The second part of Derek Laskie’s interview with Herb Bermann, legendary writing partner of Don Van Vliet in the early days of the Magic Band is now available and is just as fascinating as part one.
At one point Herb expresses his annoyance with something written about him in Mike Barnes’ biography of Don Van Vliet. I’m puzzled by his suggestion that Barnes should “do his homework” – I’d like to stress on the writer’s behalf that this is clearly a very well researched biography.
Herb Bermann features only very briefly in the story which, despite his momentous contribution to one of my all time favourite albums, is probably fitting in a biography focusing on the life of Don Van Vliet. Here’s what Mike Barnes has to say about the Bermann / Vliet collaboration:
One Herb Bermann was also involved in the realisation of Safe As Milk, contributing lyrics to most of the songs. Van Vliet explained his role to Conor McKnight of Zig Zag in 1973: “He was a fellow that I met up in the desert, a writer, and we collaborated on a few songs. At the time, the group I was with wouldn’t listen to a thing I said… they said my songs were too far out for them. I thought that if I worked with someone they considered to be a professional writer, then they’d at least listen to it and maybe even play it.”
That all seemed straightforward enough, except that Van Vliet was casting him as a shadowy, enigmatic character. “I got introduced to two or three different people who were supposed to be Herb Bermann,” recalls Marker. “I would always get a different story.” Van Vliet offered a number of explanations: that he was someone with whom he had collaborated on the lyrics, that he was his attorney, that as Van Vliet was in dispute with his former manager, who owned his publishing, he wanted to divert 50 per cent of the royalties to this fictitious name in case there was a problem.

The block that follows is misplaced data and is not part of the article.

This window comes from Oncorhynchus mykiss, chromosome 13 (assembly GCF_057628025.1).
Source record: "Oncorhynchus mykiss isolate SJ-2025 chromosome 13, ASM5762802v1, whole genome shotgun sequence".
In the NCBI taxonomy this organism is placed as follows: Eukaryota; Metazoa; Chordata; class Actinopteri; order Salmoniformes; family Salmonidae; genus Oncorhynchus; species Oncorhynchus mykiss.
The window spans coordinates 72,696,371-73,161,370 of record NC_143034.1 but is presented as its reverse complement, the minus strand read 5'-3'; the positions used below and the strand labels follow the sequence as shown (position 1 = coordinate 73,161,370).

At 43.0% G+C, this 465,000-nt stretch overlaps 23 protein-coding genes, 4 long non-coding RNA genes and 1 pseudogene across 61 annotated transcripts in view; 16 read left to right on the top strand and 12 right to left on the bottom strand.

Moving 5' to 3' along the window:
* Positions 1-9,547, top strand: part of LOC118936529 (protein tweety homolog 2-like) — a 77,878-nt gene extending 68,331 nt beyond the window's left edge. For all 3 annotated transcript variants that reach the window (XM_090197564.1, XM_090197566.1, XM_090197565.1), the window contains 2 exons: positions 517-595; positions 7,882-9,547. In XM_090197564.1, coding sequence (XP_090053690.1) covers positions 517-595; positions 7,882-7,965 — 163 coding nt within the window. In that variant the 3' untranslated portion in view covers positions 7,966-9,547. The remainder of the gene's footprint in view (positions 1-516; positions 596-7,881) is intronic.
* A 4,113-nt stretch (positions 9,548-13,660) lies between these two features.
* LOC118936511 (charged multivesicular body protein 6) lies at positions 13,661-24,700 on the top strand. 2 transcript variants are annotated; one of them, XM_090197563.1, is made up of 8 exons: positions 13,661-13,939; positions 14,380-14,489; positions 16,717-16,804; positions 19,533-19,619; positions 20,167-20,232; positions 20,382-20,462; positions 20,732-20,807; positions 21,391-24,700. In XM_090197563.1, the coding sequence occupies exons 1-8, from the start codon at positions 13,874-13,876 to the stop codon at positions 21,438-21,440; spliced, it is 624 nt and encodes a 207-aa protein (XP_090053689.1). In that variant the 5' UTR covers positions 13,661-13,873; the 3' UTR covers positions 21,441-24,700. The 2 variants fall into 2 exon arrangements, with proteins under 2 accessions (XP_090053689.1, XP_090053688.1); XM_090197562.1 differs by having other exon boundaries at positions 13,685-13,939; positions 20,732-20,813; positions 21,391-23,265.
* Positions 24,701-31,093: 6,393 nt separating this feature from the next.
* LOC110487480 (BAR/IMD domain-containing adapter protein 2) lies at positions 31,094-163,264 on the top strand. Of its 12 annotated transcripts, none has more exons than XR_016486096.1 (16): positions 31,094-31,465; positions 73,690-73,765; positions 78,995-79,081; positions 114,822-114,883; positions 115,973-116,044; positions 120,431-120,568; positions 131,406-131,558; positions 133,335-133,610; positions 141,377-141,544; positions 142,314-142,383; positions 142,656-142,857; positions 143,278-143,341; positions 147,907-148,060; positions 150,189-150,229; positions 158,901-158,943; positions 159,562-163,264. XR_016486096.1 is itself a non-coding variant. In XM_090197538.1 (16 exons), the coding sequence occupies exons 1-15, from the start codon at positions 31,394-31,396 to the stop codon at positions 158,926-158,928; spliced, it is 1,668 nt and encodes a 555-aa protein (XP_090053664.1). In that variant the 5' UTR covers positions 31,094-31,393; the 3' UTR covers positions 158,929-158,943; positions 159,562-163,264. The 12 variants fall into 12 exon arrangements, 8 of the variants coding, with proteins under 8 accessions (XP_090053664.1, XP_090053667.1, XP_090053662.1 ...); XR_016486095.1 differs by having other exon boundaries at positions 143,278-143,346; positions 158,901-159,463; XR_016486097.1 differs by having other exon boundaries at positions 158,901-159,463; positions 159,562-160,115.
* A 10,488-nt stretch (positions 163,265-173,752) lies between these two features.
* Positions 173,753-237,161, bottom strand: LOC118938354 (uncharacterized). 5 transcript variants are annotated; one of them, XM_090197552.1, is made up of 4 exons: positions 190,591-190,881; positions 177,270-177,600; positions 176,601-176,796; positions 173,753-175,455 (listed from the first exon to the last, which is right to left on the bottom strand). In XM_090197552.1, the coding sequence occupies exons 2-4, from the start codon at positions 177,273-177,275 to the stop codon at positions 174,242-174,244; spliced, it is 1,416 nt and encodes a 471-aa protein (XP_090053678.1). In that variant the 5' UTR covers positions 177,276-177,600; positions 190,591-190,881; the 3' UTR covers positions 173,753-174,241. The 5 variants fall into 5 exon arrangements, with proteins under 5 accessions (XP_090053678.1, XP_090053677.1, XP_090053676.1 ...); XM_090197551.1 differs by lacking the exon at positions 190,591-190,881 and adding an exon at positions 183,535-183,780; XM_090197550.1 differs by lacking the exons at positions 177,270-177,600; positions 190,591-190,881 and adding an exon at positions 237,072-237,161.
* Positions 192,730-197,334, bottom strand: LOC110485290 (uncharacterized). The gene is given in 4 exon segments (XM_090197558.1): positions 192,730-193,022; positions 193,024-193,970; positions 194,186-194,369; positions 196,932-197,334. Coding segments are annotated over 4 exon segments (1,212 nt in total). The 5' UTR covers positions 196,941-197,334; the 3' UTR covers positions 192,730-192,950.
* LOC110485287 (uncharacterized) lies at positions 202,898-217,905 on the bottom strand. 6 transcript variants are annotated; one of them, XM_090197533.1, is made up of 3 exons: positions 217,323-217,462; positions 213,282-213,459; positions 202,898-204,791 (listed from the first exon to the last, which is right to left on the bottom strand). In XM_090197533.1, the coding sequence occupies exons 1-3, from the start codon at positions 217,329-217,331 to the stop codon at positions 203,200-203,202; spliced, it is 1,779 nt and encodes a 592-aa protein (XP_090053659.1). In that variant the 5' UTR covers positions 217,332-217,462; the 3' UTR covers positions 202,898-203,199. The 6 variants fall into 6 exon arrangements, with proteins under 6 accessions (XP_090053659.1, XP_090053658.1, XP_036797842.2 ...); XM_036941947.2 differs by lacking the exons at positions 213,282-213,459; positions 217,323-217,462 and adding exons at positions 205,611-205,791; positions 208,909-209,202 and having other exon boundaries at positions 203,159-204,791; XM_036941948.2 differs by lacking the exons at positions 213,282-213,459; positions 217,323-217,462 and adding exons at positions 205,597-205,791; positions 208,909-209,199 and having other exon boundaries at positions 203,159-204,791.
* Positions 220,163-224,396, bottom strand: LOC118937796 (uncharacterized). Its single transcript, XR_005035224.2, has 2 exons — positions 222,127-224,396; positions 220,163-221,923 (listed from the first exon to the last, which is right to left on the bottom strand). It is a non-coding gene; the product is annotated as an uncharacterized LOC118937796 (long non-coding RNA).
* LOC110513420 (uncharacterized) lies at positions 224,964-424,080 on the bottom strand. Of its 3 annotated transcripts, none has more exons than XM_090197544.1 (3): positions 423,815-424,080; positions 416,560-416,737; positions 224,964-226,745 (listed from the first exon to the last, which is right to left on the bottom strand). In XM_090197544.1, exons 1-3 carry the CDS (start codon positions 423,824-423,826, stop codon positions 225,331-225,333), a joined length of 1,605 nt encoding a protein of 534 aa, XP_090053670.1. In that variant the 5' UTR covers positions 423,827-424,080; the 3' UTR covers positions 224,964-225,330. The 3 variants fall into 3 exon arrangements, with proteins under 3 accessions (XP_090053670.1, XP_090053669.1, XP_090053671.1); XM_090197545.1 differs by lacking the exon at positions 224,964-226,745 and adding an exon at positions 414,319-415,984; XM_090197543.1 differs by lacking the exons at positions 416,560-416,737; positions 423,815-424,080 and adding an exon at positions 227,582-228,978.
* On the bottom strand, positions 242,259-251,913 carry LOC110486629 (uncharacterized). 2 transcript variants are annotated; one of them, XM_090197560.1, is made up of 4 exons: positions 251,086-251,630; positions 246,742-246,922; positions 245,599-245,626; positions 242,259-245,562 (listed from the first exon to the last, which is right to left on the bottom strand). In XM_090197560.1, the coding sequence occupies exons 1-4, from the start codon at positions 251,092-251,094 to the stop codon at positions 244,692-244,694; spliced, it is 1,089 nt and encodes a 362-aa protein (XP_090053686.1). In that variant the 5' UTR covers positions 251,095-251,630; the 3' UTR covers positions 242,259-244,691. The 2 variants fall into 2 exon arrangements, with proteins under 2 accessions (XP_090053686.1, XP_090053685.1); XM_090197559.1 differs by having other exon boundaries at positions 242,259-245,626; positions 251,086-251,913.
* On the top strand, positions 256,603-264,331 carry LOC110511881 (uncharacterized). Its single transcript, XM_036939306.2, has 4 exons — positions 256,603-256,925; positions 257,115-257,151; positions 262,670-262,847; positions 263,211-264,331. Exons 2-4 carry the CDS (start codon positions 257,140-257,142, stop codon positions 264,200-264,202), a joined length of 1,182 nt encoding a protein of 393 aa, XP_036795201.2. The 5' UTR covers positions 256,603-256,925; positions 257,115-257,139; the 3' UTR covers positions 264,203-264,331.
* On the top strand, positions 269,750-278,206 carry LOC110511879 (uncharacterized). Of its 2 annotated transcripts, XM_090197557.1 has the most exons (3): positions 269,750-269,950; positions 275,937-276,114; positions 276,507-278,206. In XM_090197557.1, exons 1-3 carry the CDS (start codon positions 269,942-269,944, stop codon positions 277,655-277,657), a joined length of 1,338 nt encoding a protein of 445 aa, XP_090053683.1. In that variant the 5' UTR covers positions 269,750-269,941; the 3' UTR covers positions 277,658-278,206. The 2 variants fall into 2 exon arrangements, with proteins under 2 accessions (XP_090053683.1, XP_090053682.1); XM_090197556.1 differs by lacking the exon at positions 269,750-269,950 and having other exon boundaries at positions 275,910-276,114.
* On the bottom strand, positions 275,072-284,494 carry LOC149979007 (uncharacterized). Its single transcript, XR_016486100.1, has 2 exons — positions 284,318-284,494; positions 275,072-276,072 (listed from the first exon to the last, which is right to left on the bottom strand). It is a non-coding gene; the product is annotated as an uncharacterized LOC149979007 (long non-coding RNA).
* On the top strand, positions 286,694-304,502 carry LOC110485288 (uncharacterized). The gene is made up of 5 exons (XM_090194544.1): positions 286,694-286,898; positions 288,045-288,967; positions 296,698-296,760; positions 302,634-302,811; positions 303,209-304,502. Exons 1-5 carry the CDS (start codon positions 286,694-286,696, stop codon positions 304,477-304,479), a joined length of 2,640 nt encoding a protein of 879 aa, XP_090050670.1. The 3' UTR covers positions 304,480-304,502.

Barnes then goes on to briefly summarise the actuality of Bermann’s life which isn’t far off what Bermann himself told to Derek. The understandably offending line about Herb conning a woman into taking up with him was a quote from an interviewee, not a comment by the author. Given the dearth of information available prior to Herb’s own spilling of the beans in this interview, there wasn’t much available for Barnes to counter this comment with.
I say this because I don’t want this interview to give a false impression of what I consider to be a good biography – the first ever serious attempt to tell Don’s story – which, like the Magic Band’s recent heroic, heart-starting shows, deserves to be praised on the pages of beefheart.com, not belittled.
But I should also express my sincere thanks to both Mr Bermann and to Derek for this fascinating insight into this even murkier than usual period of the Beefheart story. We learn now that Herb Bermann wrote some incredible words not only for Safe As Milk, but also Strictly Personal and Shiny Beast, and history needs to be amended.
I hope you enjoy the interview.